True Patriotism Ought to Exclude Petty Protests
Published: Friday, January 25, 2002
Updated: Friday, June 15, 2012 23:06
Over the past few weeks, many countries, organizations and individuals have complained the detainees being held at Camp X-Ray in Cuba are not being treated in accordance with the Geneva Convention and are being tortured.
In a time of war, how quickly the tongues of our supposed friends change their tone.
Canada has considered pulling out of the coalition if we do not treat the detainees to their liking. Amnesty International has expressed concern along with the Red Cross, Great Britain and people from other human rights organizations.
It is rather interesting that the Red Cross almost immediately arrived at Camp X-Ray to interview the detainees and tour the camp, yet it has taken them nearly three months to begin writing checks to the victims of the Sept. 11 attacks. Perhaps the Red Cross, along with other organizations, should re-evaluate for whom they should really stand: The terrorists, or their own people.
The detainees at Camp X-Ray are trained killers — trained to kill Americans, trained to take other people with them through suicide attacks and trained to fight to the death.
These people do not have any sense of caring or remorse for other people, especially Americans, and given the chance they would certainly kill or injure American troops guarding the camp. Whatever it takes to keep our men and women of the armed forces safe is necessary, appropriate and should be supported.
Furthermore, the detainees were not fighting for a government recognized by the United States. Al-Qaeda is not a government, and the Taliban was never formally recognized. They were not fighting under an organized chain of command, and many of them were not in uniform.
It is proper to consider them unlawful combatants, and nothing more. Regardless of the official name given to the detainees, the rights afforded them under the Geneva Convention are too many.
Dangerous criminals should not be aware of their surroundings. By covering the detainees' heads with hoods, blacked-out goggles, and shackling them together as they leave the aircraft, they are unable to become associated with the terrain around the camp. This is simply for security reasons.
Surgical masks are to protect the spread of tuberculosis, and it is quite obvious why shackles are necessary. They are not being tortured with these hoods, and they have free movement in their cells, but we are taking the necessary steps to assure the safety of our troops at the camp.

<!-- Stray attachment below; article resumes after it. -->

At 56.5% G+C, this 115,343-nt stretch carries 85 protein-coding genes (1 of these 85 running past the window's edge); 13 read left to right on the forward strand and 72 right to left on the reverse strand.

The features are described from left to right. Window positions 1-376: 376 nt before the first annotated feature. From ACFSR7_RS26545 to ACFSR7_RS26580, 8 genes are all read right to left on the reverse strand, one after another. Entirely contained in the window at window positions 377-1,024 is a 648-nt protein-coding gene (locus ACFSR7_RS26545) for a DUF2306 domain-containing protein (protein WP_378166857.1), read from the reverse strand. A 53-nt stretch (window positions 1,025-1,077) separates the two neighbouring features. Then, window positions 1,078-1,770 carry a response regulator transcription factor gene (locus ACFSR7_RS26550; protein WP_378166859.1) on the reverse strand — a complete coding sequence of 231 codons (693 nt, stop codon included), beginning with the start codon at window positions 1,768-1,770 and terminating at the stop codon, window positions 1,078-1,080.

The detainees did not have any sympathy for the victims of Sept. 11. As we bombed Afghanistan, every effort was made to reduce civilian casualties. In al-Qaeda's attack on the United States, they hoped to maximize our casualties.
The government has admitted the open cells at the camp are temporary as a more permanent facility is being built. We are feeding them bagels with cream cheese, fruit roll-ups and food appropriate for their religion. We are allowing prayer time and providing them with prayer mats. Yet somehow, somewhere, we are supposedly abusing and torturing these terrible people.
Camp X-Ray is an interrogation camp. These are not prisoners of war. They are wanted for their intelligence, their knowledge of al-Qaeda and its cells. Camp X-Ray is not the Hyatt and should not be.
People in this country and the world only hurt our cause by vocalizing such outrageous and unsupported claims that we are torturing and abusing the detainees. We are the United States, and we will defend ourselves come hell or high water.
We should be proud of our men and women in the military, we should support our government, and we should appreciate what we have in this great nation and do all we can to protect it.
The liberal jargon associated with the blasphemous assaults on our operations at Camp X-Ray should not be allowed to stand.
Sara Marie Eichenberger, The Voice of Realism, is a senior in international relations theory and military history. She can be reached for comment at firstname.lastname@example.org.